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Internet Engineering Task Force A.Durand
INTERNET-DRAFT SUN Microsystems,inc.
November, 24, 2003 J. Ihren
Expires May 25, 2004 Autonomica
DNS IPv6 transport operational guidelines
Status of this Memo
This memo provides information to the Internet community. It does not
specify an Internet standard of any kind. This memo is in full
conformance with all provisions of Section 10 of RFC2026
Internet-Drafts are draft documents valid for a maximum of six months
and may be updated, replaced, or obsoleted by other documents at any
time. It is inappropriate to use Internet- Drafts as reference
material or to cite them other than as "work in progress."
The list of current Internet-Drafts can be accessed at
The list of Internet-Draft Shadow Directories can be accessed at
Copyright Notice
Copyright (C) The Internet Society (2003). All Rights Reserved.
This memo provides guidelines and Best Current Practice to operate
DNS in a world where queries and responses are carried in a mixed
environment of IPv4 and IPv6 networks.
This document is the result of many conversations that happened in
the DNS community at IETF and elsewhere since 2001. During that
period of time, a number of Internet drafts have been published to
clarify various aspects of the issues at stake. This document focuses
on the conclusion of those discussions.
The authors would like to acknowledge the role of Pekka Savola in his
thorough review of the document.
1. Terminology
The phrase "IPv4 name server" indicates a name server available over
IPv4 transport. It does not imply anything about what DNS data is
served. Likewise, "IPv6 name server" indicates a name server
available over IPv6 transport. The phrase "dual-stack DNS server"
indicates a DNS server that is actually configured to run both
protocols, IPv4 and IPv6, and not merely a server running on a system
capable of running both but actually configured to run only one.
The key words "MUST", "MUST NOT", "REQUIRED", "SHALL", "SHALL NOT",
document are to be interpreted as described in [2119].
2. Introduction to the Problem of Name Space Fragmentation:
following the referral chain
The caching resolver that tries to look up a name starts out at the
root, and follows referrals until it is referred to a nameserver that
is authoritative for the name. If somewhere down the chain of
referrals it is referred to a nameserver that is only accessible over
an unavailable type of transport, a traditional nameserver is unable
to finish the task.
When the Internet moves from IPv4 to a mixture of IPv4 and IPv6 it is
only a matter of time until this starts to happen. The complete DNS
hierarchy then starts to fragment into a graph where authoritative
nameservers for certain nodes are only accessible over a certain
transport. What is feared is that a node using only a particular
version of IP, querying information about another node using the same
version of IP can not do it because, somewhere in the chain of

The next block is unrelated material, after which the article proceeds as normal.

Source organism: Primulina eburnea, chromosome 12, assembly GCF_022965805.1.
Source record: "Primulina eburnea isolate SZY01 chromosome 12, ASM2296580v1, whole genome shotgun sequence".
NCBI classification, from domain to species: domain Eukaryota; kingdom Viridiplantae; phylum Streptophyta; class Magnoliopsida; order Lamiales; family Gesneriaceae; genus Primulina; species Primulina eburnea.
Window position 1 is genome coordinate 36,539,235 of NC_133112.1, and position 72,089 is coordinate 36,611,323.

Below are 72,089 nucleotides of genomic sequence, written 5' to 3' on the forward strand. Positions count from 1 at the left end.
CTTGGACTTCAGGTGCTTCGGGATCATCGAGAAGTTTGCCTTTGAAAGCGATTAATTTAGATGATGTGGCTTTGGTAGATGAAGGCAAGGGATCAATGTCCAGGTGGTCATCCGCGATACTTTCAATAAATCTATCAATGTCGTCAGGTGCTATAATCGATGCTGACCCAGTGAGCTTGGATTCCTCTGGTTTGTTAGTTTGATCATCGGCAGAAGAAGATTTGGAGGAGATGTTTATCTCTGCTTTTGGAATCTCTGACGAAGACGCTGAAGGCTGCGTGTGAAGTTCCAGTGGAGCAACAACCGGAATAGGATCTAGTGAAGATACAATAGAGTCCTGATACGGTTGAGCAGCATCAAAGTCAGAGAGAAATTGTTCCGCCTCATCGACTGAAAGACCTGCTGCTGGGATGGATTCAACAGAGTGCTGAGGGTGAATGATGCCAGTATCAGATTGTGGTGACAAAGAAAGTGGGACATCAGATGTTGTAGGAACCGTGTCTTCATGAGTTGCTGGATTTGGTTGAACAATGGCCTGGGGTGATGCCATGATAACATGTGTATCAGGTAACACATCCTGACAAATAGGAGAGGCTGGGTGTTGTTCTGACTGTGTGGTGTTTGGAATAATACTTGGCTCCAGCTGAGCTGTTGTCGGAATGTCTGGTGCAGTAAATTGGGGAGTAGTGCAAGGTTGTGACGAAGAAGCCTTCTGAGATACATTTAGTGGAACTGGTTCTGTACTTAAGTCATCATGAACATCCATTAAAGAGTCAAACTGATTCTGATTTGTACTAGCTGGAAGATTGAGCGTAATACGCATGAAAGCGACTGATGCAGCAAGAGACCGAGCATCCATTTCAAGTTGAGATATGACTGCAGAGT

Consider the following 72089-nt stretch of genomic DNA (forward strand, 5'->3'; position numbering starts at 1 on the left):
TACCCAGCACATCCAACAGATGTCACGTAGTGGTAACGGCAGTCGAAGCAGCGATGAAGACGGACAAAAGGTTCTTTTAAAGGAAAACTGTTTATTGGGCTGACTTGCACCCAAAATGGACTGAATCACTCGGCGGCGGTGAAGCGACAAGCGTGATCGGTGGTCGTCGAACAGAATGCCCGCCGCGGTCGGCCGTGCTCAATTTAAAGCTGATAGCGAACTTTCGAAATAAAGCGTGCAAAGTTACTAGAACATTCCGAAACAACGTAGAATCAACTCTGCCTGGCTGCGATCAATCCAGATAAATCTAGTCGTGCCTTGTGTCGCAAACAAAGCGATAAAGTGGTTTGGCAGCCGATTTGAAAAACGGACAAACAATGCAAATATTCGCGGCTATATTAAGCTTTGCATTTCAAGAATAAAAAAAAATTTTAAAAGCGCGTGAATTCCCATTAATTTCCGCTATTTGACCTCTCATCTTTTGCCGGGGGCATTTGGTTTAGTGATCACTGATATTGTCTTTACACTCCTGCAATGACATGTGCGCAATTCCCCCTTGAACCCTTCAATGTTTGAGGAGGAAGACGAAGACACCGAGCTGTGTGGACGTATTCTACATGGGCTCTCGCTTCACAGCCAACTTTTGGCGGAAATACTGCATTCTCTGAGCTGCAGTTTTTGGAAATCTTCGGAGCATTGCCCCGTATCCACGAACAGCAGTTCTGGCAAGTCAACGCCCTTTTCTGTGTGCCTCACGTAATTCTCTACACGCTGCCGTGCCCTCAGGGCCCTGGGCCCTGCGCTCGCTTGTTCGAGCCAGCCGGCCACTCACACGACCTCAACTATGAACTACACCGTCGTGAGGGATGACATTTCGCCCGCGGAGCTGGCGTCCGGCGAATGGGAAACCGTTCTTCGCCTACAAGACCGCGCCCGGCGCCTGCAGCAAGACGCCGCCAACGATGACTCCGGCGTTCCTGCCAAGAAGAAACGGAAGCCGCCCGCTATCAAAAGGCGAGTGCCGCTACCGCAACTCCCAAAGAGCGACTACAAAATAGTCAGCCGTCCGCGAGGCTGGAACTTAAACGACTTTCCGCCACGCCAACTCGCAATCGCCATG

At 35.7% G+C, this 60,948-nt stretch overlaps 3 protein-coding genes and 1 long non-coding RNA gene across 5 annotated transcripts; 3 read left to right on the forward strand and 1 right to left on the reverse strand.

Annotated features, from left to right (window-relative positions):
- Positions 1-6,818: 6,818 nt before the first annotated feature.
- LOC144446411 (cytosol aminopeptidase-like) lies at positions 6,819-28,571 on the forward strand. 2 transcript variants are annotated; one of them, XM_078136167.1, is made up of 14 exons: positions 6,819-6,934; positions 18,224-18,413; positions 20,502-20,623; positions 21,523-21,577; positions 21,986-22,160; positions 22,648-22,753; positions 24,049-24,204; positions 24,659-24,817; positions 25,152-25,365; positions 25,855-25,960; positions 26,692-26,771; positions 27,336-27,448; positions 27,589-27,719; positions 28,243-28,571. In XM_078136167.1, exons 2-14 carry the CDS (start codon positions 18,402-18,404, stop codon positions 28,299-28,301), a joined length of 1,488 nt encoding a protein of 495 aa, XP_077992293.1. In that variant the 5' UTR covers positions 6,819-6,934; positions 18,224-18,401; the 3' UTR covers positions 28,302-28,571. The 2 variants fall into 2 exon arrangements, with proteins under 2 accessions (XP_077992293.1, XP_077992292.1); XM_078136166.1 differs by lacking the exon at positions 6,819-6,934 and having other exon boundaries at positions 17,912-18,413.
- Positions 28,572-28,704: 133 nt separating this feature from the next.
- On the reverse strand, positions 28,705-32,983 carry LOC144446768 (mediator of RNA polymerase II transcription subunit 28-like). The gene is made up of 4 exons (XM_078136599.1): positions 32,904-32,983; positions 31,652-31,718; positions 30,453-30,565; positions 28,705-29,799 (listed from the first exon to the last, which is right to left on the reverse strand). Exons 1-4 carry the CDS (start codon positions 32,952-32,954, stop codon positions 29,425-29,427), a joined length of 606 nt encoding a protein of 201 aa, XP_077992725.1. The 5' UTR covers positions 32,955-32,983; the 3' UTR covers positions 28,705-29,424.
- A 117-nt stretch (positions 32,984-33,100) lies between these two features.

servers accessed during the resolution process, one or more of them
will only be accessible with the other version of IP.
With all DNS data only available over IPv4 transport everything is
simple. IPv4 resolvers can use the intended mechanism of following
referrals from the root and down while IPv6 resolvers have to work
through a "translator", i.e. they have to use a second name server on
a so-called "dual stack" host as a "forwarder" since they cannot
access the DNS data directly.
With all DNS data only available over IPv6 transport everything would
be equally simple, with the exception of old legacy IPv4 name servers
having to switch to a forwarding configuration.
However, the second situation will not arise in a foreseeable time.
Instead, it is expected that the transition will be from IPv4 only to
a mixture of IPv4 and IPv6, with DNS data of theoretically three
categories depending on whether it is available only over IPv4
transport, only over IPv6 or both.
Having DNS data available on both transports is the best situation.
The major question is how to ensure that it as quickly as possible
becomes the norm. However, while it is obvious that some DNS data
will only be available over v4 transport for a long time it is also
obvious that it is important to avoid fragmenting the name space
available to IPv4 only hosts. I.e. during transition it is not
acceptable to break the name space that we presently have available
for IPv4-only hosts.
3. Policy Based Avoidance of Name Space Fragmentation
Today there are only a few DNS "zones" on the public Internet that
are available over IPv6 transport, and most of them can be regarded
as "experimental". However, as soon as the root and top level domains
are available over IPv6 transport, it is reasonable to expect that it
will become more common to have zones served by IPv6 servers.
Having those zones served only by IPv6-only name server would not be
a good development, since this will fragment the previously
unfragmented IPv4 name space and there are strong reasons to find a
mechanism to avoid it.
The RECOMMENDED approach to maintain name space continuity is to use
administrative policies, as described in the next section.
4. DNS IPv6 Transport RECOMMENDED Guidelines
In order to preserve name space continuity, the following administrative
policies are RECOMMENDED:
- every recursive DNS server SHOULD be either IPv4-only or dual
- every single DNS zone SHOULD be served by at least one IPv4
reachable DNS server.
This rules out IPv6-only DNS servers performing full recursion and
DNS zones served only by IPv6-only DNS servers. However, one could
very well design a configuration where a chain of IPv6 only DNS
servers forward queries to a set of dual stack DNS servers actually
performing those recursive queries. This approach could be revisited